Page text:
Friday, 29 July 2016

2 ways of collecting knowledge - black boxes and checklists

Lets look at two elements of the learning system in aircraft - the black box recorder, and the pre-flight checklist - as analogues for elements of Knowledge management. 

Image from wikimedia commons
Both the black box recorder and the pre-flight checklist are knowledge tools in the aviation industry and both represent aspects of knowledge capture.  The black box recorder is a raw data-capture tool, that captures data within flight. The pre-flight checklist is a distillation of data from millions of successful flights and thousands of accidents, designed to give pilots the knowledge of successful flight procedures. Both have their part to play.

The black box recorder records flight data, such as airspeed, altitude, heading, conversations in the cockpit, so that if anything goes wrong in flight there is a better chance of working out what went wrong, and why, and therefore how this can be avoided in future.

The pre-flight checklist on  the other hand gives the pilot a structured way to ensure nothing goes wrong, by running through a series of checks before the plane takes off.

The pre-flight checklist is linked to, and is an outcome of, results from black box recorders. However there is a complex process between the two of data review, root cause analysis, solution-finding and validation, derivation of new process, and distillation into a checklist. Very few black box recordings are ever reviewed - only those from extraordinary events, because it is the extraordinary events that create the new knowledge.

Capturing knowledge in the office

It can be tempting to approach project knowledge capture through black-box-recorder-like techniques. Live meeting capture, for example. Or live capture of project decisions. Or ensuring all project records are filed and passed on.  I heard a Microsoft representative the otehr day say that "our aim is to capture knowledge through capturing all work products as work progresses, because nobody ever takes the time for post-project review".  Microsoft (or at least this representaive) sees KM as a black box recorder.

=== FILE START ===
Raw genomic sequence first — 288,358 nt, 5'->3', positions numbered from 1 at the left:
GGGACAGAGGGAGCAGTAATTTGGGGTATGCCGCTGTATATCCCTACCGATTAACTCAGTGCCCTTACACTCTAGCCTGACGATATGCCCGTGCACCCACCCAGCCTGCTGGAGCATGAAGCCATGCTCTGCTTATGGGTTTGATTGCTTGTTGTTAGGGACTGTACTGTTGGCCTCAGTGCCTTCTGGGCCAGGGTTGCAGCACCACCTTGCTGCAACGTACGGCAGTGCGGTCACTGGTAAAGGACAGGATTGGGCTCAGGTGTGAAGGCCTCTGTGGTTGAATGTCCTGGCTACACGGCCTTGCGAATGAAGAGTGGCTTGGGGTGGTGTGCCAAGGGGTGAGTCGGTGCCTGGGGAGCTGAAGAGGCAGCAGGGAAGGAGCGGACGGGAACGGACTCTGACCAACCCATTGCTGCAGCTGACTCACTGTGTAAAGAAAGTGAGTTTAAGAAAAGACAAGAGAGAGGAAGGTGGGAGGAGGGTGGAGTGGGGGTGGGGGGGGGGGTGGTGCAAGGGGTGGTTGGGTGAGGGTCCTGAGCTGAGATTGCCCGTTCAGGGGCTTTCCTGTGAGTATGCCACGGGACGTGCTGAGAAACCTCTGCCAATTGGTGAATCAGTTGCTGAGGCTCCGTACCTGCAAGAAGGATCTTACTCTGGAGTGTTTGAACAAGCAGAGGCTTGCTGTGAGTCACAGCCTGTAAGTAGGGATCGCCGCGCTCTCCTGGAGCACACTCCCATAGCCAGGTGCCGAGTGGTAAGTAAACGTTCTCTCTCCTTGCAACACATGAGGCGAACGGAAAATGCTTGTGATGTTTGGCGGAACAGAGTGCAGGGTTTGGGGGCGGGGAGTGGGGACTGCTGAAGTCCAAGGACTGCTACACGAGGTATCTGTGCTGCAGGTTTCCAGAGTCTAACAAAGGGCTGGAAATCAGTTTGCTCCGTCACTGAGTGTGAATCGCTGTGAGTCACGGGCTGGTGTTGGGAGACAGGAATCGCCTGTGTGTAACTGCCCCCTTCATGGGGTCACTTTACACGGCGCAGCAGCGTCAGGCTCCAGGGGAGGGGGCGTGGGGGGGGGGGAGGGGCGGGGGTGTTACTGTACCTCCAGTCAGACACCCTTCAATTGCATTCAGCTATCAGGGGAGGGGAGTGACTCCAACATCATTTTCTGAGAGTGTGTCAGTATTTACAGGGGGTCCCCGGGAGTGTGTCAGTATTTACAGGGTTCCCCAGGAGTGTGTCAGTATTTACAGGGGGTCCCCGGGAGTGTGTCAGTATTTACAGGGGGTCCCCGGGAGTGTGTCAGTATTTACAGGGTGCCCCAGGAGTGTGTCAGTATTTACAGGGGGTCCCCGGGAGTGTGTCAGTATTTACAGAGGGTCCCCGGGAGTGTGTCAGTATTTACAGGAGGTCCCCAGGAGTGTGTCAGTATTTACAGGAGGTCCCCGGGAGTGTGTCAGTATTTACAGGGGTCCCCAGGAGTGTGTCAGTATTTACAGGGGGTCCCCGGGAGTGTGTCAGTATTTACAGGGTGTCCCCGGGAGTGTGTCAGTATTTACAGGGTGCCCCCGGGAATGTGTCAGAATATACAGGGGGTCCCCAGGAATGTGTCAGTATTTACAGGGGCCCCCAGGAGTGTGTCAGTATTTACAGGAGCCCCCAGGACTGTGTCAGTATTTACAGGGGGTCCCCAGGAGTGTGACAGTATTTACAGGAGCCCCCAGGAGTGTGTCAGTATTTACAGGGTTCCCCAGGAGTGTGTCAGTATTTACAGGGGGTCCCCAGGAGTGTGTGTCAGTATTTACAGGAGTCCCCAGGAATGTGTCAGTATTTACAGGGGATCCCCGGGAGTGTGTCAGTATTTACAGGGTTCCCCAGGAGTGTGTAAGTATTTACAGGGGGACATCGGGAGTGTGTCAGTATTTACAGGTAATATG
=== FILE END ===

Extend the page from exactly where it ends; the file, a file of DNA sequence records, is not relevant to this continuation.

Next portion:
These approaches create a lot of data, but create little knowledge, and would be massively labour-intensive to interrogate. The simplify to the point of non-existance the process of knowledge recording, but massively increase the work of the learner trying to gain knowledge. Expecting future projects to learn from this material is a bit like expecting pilots to learn directly from black box recorders.

Better to invest in the project project learning review, and ensure people DO take the time to review, to do the root cause analysis, solution-finding and validation, and the derivation of new process, and distillation into guidance for future projects.

The next project will benefit far more from a pre-project checklist that it will from a black box crammed full of project records.

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